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Sun Nov 29, 2015, 10:57 PM

 

what limits would you have on the free public university thing?

all countries which have free university impose limits.

many students can't even pass high school frankly.

what limits would you place on
- how long you can take to graduate
- who qualifies? is it entirely merit based? what about minority students?
- what degrees are allowed?
- are living expenses covered?
- do you cover professional and graduate degrees?
- do you have to maintain a minimum GPA during your studies?
- is there any lifetime limit to how much you can use?
- do you have to contribute back to society in any way after you graduate eg. higher taxes, public service, etc?



pipe dreams (ponies) just that until I see sensible debate on cost controls, limits, and policy objectives.

83 replies, 2529 views

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Reply what limits would you have on the free public university thing? (Original post)
hill2016 Nov 2015 OP
reformist2 Nov 2015 #1
hill2016 Nov 2015 #2
AgingAmerican Nov 2015 #50
Armstead Nov 2015 #69
Live and Learn Nov 2015 #6
Scootaloo Nov 2015 #53
Ron Green Nov 2015 #3
hill2016 Nov 2015 #4
kenfrequed Nov 2015 #9
Live and Learn Nov 2015 #28
kenfrequed Nov 2015 #81
Live and Learn Nov 2015 #82
Ron Green Nov 2015 #13
Scootaloo Nov 2015 #55
Ed Suspicious Nov 2015 #8
Live and Learn Nov 2015 #5
Crystalite Nov 2015 #12
hill2016 Nov 2015 #15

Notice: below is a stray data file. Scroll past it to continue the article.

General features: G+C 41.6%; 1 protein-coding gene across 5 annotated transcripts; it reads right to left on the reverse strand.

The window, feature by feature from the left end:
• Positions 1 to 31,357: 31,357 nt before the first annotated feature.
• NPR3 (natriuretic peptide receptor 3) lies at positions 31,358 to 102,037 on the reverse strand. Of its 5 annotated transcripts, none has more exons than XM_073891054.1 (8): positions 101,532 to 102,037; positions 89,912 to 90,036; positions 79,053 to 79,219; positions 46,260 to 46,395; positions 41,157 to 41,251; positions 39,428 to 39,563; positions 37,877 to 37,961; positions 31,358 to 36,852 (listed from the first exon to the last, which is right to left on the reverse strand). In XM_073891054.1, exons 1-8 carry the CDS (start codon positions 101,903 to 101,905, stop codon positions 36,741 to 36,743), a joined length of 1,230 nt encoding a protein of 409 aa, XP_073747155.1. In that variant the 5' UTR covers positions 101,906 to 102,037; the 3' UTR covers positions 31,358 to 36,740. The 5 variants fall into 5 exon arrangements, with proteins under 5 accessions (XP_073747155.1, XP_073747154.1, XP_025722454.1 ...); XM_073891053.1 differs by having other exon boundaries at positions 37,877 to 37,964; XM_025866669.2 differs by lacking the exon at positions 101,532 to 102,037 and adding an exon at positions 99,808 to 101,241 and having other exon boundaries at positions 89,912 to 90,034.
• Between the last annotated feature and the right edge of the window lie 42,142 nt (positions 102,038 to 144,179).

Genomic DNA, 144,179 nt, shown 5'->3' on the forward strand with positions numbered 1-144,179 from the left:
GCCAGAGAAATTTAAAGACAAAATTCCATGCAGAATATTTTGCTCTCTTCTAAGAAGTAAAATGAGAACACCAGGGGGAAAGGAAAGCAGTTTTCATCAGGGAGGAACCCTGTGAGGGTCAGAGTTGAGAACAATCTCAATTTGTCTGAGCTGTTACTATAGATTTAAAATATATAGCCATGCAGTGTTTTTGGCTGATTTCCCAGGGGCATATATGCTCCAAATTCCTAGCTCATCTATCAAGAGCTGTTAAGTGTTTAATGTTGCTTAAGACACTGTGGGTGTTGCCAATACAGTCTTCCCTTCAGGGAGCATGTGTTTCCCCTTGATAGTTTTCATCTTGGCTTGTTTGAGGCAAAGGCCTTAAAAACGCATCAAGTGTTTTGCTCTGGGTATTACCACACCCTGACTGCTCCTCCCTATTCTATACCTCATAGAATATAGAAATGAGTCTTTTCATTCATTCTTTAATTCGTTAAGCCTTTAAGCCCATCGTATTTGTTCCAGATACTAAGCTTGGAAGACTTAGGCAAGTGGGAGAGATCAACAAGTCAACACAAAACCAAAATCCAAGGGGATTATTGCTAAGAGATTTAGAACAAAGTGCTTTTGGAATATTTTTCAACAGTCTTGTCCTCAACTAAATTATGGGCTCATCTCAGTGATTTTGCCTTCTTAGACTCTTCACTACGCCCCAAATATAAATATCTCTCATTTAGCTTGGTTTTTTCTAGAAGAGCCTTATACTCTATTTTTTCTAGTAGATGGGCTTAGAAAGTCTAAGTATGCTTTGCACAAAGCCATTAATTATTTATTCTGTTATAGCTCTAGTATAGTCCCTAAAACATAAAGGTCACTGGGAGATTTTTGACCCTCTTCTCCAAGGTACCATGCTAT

Live and Learn Nov 2015 #20
Crystalite Nov 2015 #36
Live and Learn Nov 2015 #19
Crystalite Nov 2015 #37
Live and Learn Nov 2015 #39
jeff47 Nov 2015 #31
jeff47 Nov 2015 #7
kenfrequed Nov 2015 #11
hill2016 Nov 2015 #16
Live and Learn Nov 2015 #21
jeff47 Nov 2015 #26
Eric J in MN Nov 2015 #10
hill2016 Nov 2015 #17
Live and Learn Nov 2015 #24
Eric J in MN Nov 2015 #27
AgingAmerican Nov 2015 #51
Warren Stupidity Nov 2015 #14
hill2016 Nov 2015 #18
Warren Stupidity Nov 2015 #22
Live and Learn Nov 2015 #25
hill2016 Nov 2015 #35
AgingAmerican Nov 2015 #52
mythology Nov 2015 #23
Eric J in MN Nov 2015 #30
AgingAmerican Nov 2015 #54
JI7 Nov 2015 #29
jeff47 Nov 2015 #32
JI7 Nov 2015 #40
jeff47 Nov 2015 #41
JI7 Nov 2015 #43
Kentonio Nov 2015 #59
jeff47 Nov 2015 #75
AgingAmerican Nov 2015 #79
jonno99 Nov 2015 #33
Eric J in MN Nov 2015 #34
Kalidurga Nov 2015 #38
tularetom Nov 2015 #42
reformist2 Nov 2015 #44
pinebox Nov 2015 #48
Gman Nov 2015 #45
litlbilly Nov 2015 #46
Recursion Nov 2015 #58
Warren Stupidity Nov 2015 #62
AgingAmerican Nov 2015 #80
pinebox Nov 2015 #47
Recursion Nov 2015 #57
Warren Stupidity Nov 2015 #63
Recursion Nov 2015 #65
Warren Stupidity Nov 2015 #67
Recursion Nov 2015 #68
pinebox Nov 2015 #73
DetlefK Nov 2015 #60
pinebox Nov 2015 #74
DetlefK Nov 2015 #77
pinebox Nov 2015 #78
LoveIsNow Nov 2015 #49
Recursion Nov 2015 #56
DetlefK Nov 2015 #61
lovemydog Nov 2015 #64
NCTraveler Nov 2015 #66
Armstead Nov 2015 #70
Vinca Nov 2015 #71
LWolf Nov 2015 #72
MineralMan Nov 2015 #76
taught_me_patience Nov 2015 #83

Response to hill2016 (Original post)

Sun Nov 29, 2015, 11:00 PM

1. Is that going to be Hillary's go-to message this year - limiting expectations?

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Response to reformist2 (Reply #1)

Sun Nov 29, 2015, 11:01 PM

2. she's doesn't

 

promise ponies and rainbows which have no chance of being implemented or paid for.

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Response to hill2016 (Reply #2)

Mon Nov 30, 2015, 04:24 AM

50. Perhaps "Yes We Can't!" should be her defeatist supporters battle cry!

 

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Response to hill2016 (Reply #2)

Mon Nov 30, 2015, 07:37 AM

69. Ponies and Rainbows eh? I'm curious where you'd have been....

 

when there were battles over launching Social Security, Medicare, Medicaid, Minimum Wage and the "ponies and unicorns" of other eras.

Forcing business to pay at least a certain amount per hour? Ridiculous. How are they going to pay for that?